The Workforce Housing Tax Credit

Commentary

The Workforce Housing Tax Credit

Florida nearly leads the nation in a concerning statistic: young people living at home/with parents. Nearly 40% of young adults in Florida live with their parents, and that percentage has been rising rapidly. This is mainly driven by a supply side issue in producing affordable housing, but a state run Earned Income Tax Credit (EITC) could be an effective way to alleviate this housing pressure and jumpstart the economy.

The EITC is a federal program, often supplemented by state governments, that gives low-income working families a credit on their federal income taxes. The program is designed to incentivize working by providing assistance to low-income earners. It is generally considered a success and is up for expansion.

Florida has no income tax nor an EITC, nonetheless, here’s why a state EITC would greatly help Florida’s housing situation and economy, especially for those at the lower rungs of the income ladder.

Florida has a disproportionately high amount of low paying food and service industry jobs due to its heavy reliance upon tourism, which is not necessarily a bad thing. However, these workers are in a vice between a regressive tax code that is skewed toward homeownership, and a lack of affordable housing.

The state government practically bends over backwards with tax credits and incentives to help people buy and stay in homeownership – something most of these young and low-income workers can’t afford in the first place. Unable to afford home-ownership, most rent, not a bad thing, but where they face climbing prices caused by restricted supply of affordable rental housing. Or perhaps worse: move back in with Mom and Dad.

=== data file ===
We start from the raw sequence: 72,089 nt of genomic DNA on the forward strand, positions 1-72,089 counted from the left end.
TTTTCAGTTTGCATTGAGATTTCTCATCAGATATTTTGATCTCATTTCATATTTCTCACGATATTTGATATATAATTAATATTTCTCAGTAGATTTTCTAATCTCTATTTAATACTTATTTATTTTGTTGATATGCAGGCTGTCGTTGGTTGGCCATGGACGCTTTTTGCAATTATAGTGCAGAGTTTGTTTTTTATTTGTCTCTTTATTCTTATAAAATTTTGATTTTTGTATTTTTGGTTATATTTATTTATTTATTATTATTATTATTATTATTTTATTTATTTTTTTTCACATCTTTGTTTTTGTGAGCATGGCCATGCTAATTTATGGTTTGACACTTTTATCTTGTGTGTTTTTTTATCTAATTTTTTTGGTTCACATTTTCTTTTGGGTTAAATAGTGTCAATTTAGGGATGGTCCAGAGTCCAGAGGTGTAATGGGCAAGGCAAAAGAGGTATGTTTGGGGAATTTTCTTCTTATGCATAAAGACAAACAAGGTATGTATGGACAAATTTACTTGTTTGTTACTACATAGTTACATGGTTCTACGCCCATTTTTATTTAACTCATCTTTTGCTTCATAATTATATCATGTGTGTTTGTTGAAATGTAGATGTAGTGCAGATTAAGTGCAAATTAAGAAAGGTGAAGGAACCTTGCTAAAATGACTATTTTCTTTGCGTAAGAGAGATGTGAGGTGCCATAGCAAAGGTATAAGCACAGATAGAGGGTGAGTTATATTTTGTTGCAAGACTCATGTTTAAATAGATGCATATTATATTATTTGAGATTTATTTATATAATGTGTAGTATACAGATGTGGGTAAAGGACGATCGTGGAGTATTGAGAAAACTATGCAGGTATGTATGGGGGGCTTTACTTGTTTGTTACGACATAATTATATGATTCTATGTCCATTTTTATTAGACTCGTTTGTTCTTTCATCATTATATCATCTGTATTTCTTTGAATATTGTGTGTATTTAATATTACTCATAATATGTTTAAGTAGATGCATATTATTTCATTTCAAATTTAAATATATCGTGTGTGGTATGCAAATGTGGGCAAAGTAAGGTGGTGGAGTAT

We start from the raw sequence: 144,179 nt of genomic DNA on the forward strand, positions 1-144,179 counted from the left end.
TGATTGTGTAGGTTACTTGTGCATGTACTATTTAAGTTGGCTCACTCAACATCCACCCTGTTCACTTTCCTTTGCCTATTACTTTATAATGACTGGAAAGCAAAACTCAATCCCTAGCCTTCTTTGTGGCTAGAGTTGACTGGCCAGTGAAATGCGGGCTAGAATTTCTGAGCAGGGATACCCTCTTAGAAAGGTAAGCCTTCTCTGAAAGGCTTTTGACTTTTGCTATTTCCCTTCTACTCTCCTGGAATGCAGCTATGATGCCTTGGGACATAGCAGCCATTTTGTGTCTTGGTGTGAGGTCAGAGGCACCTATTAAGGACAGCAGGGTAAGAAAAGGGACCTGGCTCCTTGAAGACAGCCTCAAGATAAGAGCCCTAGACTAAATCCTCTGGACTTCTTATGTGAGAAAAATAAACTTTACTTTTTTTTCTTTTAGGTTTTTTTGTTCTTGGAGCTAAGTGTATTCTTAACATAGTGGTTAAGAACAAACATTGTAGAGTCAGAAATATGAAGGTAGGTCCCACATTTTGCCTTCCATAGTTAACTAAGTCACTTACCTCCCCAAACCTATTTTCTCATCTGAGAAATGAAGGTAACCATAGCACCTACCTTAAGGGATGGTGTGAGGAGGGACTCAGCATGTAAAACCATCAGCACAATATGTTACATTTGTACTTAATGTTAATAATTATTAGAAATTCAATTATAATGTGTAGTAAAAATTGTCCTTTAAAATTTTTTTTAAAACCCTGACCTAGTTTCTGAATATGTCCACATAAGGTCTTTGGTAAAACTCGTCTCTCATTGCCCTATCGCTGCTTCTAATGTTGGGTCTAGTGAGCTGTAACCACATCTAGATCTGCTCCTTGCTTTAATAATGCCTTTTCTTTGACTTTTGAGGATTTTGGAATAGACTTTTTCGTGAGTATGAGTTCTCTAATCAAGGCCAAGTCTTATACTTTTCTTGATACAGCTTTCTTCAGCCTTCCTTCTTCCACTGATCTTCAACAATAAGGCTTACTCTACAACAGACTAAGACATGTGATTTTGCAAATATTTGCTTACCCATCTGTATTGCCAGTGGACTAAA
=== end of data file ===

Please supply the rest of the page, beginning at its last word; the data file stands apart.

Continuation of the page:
For these budget constrained working class people, there is no tax credit equivalent to those enjoyed by individuals who buy homes.

An EITC that is adjusted for the price of local housing—call it a Workforce Housing Tax Credit, WHTC– would give these workers a chance to spur the real estate development market in Florida and expand their financial freedom.

Essentially, any working family or individual making about $30,000 or less could receive a tax credit around $1,000 – $3,000, depending on income, to be applied to housing. A 2 bedroom apartment that rents for $1,000 a month would cost about $12,000 annually. The WHTC would cover about 10-20% of low income housing costs.

That could make moving out of the parent’s house into an apartment much more feasible for many young adults. By sharing apartments with others who qualify for the WHTC, housing in many areas would be within reach of low-income workers. The program would be even more potent combined with changes in local policies that restrict new apartment project or impose conditions that make them more expensive.

Spence Purnell is a policy analyst at the Reason Foundation, where he works on pension reform, Florida policy issues and economic development.